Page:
The cellular DEAD-box protein DDX3 was recently shown to be essential for hepatitis C virus (HCV) replication. Prior to that, we had reported that HCV core binds to DDX3 in yeast-two hybrid and transient transfection assays. Here, we confirm by co-immunoprecipitation that this interaction occurs in cells replicating the JFH1 virus. Consistent with this result, immunofluorescence staining of infected cells revealed a dramatic redistribution of cytoplasmic DDX3 by core protein to the virus assembly sites around lipid droplets. Given this close association of DDX3 with core and lipid droplets, and its involvement in virus replication, we investigated the importance of this host factor in the virus life cycle. Mutagenesis studies located a single amino acid in the N-terminal domain of JFH1 core that when changed to alanine significantly abrogated this interaction. Surprisingly, this mutation did not alter infectious virus production and RNA replication, indicating that the core-DDX3 interaction is dispensable in the HCV life cycle. Consistent with previous studies, siRNA-led knockdown of DDX3 lowered virus production and RNA replication levels of both WT JFH1 and the mutant virus unable to bind DDX3. Thus, our study shows for the first time that the requirement of DDX3 for HCV replication is unrelated to its interaction with the viral core protein.
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http://dx.doi.org/10.1099/vir.0.015909-0DOI Listing
http://www.ncbi.nlm.nih.gov/pmc/articles/PMC2885062PMC
January 2010

Impaired replication of hepatitis C virus containing mutations in a conserved NS5B retinoblastoma protein-binding motif.

J Virol 2009 Aug 20;83(15):7422-33. Epub 2009 May 20.

Center for Hepatitis Research, Institute for Human Infections and Immunity, and Department of Microbiology and Immunology, University of Texas Medical Branch, Galveston, TX 77555-0610, USA.

Hepatitis C virus (HCV) downregulates the retinoblastoma tumor suppressor protein (Rb), a central cell cycle regulator which is also targeted by oncoproteins expressed by DNA tumor viruses. HCV genome replication is also enhanced in proliferating cells. Thus, it is possible that HCV interactions with host cell cycle regulators, such as Rb, have evolved to modify the intracellular environment to promote viral replication. To test this hypothesis and to determine the impact of viral regulation of Rb on HCV replication, we constructed infectious viral genomes containing mutations in the Rb-binding motif of NS5B which ablate the ability of HCV to regulate Rb. These genomes underwent replication in transfected cells but produced variably reduced virus yields. One mutant, L314A, was severely compromised for replication and rapidly mutated to L314V, thereby restoring both Rb regulation and replication competence. Another mutant, C316A, also failed to downregulate Rb abundance and produced virus yields that were about one-third that of virus with the wild-type (wt) NS5B sequence. Despite this loss of replication competence, purified NS5B-C316A protein was two- to threefold more active than wt NS5B in cell-free polymerase and replicase assays. Although small interfering RNA knockdown of Rb did not rescue the replication fitness of these mutants, we conclude that the defect in replication fitness is not due to defective polymerase or replicase function and is more likely to result from the inability of the mutated NS5B to optimally regulate Rb abundance and thereby modulate host gene expression.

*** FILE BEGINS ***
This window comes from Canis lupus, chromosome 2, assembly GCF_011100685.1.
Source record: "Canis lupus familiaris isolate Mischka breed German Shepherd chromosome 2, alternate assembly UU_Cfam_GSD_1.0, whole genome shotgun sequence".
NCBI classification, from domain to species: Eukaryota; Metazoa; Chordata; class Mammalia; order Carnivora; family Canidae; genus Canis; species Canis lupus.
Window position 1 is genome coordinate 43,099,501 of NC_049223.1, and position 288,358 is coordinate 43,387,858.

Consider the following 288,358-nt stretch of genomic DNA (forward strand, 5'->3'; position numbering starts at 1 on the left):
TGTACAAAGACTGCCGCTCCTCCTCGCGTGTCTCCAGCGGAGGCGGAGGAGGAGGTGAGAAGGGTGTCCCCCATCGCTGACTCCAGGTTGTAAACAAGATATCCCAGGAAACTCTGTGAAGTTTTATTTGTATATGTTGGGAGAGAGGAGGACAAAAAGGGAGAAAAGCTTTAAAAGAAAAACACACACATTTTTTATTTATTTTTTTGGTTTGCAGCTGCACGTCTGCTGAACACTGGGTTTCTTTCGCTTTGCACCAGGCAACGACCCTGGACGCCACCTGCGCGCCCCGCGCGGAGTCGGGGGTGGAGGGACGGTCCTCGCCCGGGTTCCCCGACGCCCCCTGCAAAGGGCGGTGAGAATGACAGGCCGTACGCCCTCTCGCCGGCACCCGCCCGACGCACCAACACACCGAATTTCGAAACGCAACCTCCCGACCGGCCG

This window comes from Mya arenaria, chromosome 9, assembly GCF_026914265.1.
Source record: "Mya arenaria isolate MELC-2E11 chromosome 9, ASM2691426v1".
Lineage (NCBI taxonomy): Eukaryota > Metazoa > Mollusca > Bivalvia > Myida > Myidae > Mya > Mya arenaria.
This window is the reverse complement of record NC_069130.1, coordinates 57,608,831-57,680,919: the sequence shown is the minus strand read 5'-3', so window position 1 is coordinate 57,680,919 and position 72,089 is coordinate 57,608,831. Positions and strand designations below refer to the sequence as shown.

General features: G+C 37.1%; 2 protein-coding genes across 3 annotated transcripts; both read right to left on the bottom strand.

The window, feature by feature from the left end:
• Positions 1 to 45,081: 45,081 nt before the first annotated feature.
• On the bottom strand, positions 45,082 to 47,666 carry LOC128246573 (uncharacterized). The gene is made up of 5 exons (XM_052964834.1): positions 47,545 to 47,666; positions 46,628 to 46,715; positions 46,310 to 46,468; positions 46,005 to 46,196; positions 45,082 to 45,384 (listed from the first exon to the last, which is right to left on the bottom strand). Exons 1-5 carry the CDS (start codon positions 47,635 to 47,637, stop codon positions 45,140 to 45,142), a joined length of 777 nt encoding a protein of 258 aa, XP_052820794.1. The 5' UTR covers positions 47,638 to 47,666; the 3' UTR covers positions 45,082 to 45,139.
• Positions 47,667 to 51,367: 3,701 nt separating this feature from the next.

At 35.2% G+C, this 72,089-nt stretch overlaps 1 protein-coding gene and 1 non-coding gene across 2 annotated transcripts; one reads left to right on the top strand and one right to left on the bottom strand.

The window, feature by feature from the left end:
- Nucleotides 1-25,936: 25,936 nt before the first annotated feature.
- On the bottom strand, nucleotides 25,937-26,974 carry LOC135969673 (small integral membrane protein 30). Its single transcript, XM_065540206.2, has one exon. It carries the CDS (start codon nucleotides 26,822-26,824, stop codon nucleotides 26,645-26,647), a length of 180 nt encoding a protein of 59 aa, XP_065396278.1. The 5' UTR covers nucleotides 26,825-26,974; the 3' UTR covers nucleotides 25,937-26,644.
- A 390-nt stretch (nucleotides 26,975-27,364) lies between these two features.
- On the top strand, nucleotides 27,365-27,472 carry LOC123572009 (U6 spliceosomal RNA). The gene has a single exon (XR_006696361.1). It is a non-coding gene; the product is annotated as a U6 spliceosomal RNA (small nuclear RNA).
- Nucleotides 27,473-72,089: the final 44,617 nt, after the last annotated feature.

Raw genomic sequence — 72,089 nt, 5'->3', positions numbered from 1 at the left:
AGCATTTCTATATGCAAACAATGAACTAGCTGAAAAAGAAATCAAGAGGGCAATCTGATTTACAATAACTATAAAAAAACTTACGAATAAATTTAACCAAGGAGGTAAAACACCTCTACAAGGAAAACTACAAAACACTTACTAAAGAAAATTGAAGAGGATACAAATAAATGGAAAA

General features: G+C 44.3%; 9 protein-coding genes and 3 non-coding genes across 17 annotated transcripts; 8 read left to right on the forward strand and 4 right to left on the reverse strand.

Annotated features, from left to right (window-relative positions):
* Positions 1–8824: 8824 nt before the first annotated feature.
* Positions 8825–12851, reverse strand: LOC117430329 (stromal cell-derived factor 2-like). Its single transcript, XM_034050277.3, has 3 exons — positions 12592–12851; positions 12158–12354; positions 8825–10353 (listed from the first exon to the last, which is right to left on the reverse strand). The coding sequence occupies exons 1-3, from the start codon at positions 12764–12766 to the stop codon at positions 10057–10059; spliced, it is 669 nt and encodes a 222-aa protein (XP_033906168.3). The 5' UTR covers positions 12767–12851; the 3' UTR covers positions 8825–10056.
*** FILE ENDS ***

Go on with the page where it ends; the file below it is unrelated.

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http://dx.doi.org/10.1128/JVI.00262-09DOI Listing
http://www.ncbi.nlm.nih.gov/pmc/articles/PMC2708619PMC
August 2009

Tumor suppressors, chromosomal instability, and hepatitis C virus-associated liver cancer.

Annu Rev Pathol 2009 ;4:399-415

The Center for Hepatitis Research, Institute for Human Infections and Immunity, Sealy Center for Cancer Cell Biology, Galveston, TX 77555, USA.

Hepatitis C virus (HCV) is the only known RNA virus with an exclusively cytoplasmic life cycle that is associated with cancer. The mechanisms by which it causes cancer are unclear, but chronic immune-mediated inflammation and associated oxidative chromosomal DNA damage probably play a role. Compelling data suggest that the path to hepatocellular carcinoma in chronic hepatitis C shares some important features with the mechanisms of transformation employed by DNA tumor viruses. Interactions of viral proteins with key regulators of the cell cycle, the retinoblastoma-susceptibility protein, p53, and possibly DDX5 and DDX3 lead to enhanced cellular proliferation and may also compromise multiple cell-cycle checkpoints that maintain genomic integrity, thus setting the stage for carcinogenesis. Dysfunctional DNA damage and mitotic spindle checkpoints resulting from these interactions may promote chromosomal instability and leave the hepatocyte unable to control DNA damage caused by oxidative stress mediated by HCV proteins, alcohol, and immune-mediated inflammation.
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http://dx.doi.org/10.1146/annurev.pathol.4.110807.092202DOI Listing
http://www.ncbi.nlm.nih.gov/pmc/articles/PMC4422400PMC
May 2009